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Old 01 November 2010, 20:19   #11
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No problems running the Etecs at low speeds for long periods, the fishing lads troll for hours at tickover. What you want to avoid is running them in the 1800-2000rpm ish area on a planing hull (RIB) as they can overheat as they try & climb over the hump.
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I haven't tried yet (cos it's dark...) but can you set a popup on the icommands to squeal above a certain temp and before the engine shuts down to safe mode?
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Old 02 November 2010, 02:41   #12
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You learn something worth remembering every day

I haven't tried yet (cos it's dark...) but can you set a popup on the icommands to squeal above a certain temp and before the engine shuts down to safe mode?
Unfortunately not, which imho is a glaring omission. You can display the temp on i-command & on your N2K chartplotter, but you can't set alarm thresholds. To be fair it's so predictable not to be a problem, & only occurs in a very narrow rpm band, which is why I think it's related to the stratified fuelling.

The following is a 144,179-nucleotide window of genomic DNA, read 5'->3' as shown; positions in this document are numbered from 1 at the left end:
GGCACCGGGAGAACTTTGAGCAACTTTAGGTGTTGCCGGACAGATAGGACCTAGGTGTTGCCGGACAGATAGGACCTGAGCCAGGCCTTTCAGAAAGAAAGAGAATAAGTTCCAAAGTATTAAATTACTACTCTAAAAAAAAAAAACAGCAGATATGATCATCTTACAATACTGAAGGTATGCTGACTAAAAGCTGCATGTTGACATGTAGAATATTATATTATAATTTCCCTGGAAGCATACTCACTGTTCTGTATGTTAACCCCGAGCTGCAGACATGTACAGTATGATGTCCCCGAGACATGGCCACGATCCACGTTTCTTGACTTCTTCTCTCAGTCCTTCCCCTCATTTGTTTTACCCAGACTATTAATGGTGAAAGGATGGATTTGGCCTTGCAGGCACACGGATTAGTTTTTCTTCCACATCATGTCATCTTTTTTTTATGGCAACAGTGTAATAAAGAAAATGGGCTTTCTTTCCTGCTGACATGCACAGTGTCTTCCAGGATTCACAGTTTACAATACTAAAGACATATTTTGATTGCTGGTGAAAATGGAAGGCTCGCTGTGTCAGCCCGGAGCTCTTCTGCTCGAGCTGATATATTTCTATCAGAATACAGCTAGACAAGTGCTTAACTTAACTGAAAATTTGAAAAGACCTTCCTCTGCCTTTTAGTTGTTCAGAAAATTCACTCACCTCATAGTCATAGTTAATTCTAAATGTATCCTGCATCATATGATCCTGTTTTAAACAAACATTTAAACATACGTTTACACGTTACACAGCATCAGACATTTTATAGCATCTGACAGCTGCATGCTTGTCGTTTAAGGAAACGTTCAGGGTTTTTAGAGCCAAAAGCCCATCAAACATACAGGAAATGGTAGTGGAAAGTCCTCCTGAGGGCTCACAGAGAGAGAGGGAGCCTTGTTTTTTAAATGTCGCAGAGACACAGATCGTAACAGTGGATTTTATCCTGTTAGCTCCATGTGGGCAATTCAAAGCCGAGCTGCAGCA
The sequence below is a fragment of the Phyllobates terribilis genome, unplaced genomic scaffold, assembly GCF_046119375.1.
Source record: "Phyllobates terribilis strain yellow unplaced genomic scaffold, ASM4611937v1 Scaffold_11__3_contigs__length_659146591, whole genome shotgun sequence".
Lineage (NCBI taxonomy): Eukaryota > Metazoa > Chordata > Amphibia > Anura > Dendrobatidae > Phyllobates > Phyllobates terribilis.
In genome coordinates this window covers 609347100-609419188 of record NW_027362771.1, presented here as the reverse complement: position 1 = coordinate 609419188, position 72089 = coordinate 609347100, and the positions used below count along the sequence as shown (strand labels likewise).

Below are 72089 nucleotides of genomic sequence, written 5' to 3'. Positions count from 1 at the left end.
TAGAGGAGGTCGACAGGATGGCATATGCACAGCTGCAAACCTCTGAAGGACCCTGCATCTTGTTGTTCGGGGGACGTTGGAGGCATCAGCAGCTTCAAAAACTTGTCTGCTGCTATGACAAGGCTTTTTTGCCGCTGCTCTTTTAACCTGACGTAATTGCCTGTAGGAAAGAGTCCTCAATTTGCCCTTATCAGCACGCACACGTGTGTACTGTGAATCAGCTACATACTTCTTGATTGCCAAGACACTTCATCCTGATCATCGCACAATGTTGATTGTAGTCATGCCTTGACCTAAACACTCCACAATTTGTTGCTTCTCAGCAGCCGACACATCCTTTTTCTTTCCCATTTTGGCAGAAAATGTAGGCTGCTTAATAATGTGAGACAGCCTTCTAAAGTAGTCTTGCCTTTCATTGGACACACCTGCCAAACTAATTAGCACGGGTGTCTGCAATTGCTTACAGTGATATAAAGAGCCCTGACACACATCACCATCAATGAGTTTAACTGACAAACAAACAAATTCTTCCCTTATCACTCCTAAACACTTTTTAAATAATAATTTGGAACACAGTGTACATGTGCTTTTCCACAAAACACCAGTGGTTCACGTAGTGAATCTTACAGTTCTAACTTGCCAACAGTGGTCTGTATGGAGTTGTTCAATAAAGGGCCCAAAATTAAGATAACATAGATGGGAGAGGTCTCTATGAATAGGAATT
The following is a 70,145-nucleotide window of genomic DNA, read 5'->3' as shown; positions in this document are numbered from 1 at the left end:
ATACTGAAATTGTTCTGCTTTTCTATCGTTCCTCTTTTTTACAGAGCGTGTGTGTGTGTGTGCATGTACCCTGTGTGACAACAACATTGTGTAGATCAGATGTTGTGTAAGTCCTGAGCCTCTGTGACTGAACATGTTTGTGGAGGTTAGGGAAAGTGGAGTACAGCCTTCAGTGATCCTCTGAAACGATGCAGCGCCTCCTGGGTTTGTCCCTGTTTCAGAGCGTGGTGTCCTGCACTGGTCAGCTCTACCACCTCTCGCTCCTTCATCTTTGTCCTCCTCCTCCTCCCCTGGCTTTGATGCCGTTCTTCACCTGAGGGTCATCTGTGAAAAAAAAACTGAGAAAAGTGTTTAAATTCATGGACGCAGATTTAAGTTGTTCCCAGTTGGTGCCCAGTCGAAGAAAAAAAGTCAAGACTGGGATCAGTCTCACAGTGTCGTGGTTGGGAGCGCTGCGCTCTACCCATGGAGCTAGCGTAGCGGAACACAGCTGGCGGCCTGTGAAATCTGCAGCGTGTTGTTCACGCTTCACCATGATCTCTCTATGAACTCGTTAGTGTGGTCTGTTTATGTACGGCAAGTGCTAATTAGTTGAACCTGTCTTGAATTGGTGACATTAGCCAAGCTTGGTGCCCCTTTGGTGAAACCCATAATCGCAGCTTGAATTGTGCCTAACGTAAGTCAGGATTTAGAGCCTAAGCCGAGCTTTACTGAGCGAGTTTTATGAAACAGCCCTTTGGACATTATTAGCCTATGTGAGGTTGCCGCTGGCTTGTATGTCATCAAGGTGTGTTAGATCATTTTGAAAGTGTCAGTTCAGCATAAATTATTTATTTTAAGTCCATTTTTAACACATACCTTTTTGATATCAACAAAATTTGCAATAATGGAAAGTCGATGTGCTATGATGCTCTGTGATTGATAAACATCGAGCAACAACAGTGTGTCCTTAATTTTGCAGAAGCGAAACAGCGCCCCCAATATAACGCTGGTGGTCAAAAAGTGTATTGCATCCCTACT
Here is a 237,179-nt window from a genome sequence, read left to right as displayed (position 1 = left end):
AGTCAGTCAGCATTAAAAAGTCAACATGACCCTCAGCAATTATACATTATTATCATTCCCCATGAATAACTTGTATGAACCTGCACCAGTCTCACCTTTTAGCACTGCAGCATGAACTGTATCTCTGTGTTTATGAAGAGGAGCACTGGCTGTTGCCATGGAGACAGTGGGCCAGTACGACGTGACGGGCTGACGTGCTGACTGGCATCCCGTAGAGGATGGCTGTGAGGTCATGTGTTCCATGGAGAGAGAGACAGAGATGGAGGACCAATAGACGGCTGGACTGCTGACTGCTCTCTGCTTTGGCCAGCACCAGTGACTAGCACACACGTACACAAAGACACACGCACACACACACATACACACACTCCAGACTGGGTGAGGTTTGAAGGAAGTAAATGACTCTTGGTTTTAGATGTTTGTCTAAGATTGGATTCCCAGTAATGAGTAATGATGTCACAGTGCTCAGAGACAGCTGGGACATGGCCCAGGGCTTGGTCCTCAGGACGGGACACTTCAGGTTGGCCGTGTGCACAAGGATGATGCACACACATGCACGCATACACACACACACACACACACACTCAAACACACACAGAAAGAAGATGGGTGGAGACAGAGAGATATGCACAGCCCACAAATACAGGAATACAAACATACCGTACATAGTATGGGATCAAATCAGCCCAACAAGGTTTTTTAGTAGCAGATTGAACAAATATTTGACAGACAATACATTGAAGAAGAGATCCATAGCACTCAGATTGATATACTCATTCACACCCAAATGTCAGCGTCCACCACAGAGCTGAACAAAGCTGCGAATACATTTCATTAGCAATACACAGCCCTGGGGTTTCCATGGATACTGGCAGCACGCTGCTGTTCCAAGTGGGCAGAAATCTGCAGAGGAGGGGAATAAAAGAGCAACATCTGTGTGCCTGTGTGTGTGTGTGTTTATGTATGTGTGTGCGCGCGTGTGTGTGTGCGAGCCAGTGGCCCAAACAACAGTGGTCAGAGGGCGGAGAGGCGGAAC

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Old 02 November 2010, 05:42   #13
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Ah well - must just check next time out and see what speed falls into that rev range. I might even try and reproduce it with the engine temp on the screen to see when and how quickly it happens. Water here is v cold so may not be such an issue.
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Old 02 November 2010, 07:06   #14
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It's easy to replicate, just ease up the throttle to the point where she's trying to take off over the hump, but hold her back. As the revs start to pick up as you start to come on to plane, just ease the throttle back to hold the revs. You'll see the temp start to rise. It will all depend on hull & prop as to exactly if & when it happens. Some people report no problems, others do. With me it's just around the 6kn mark.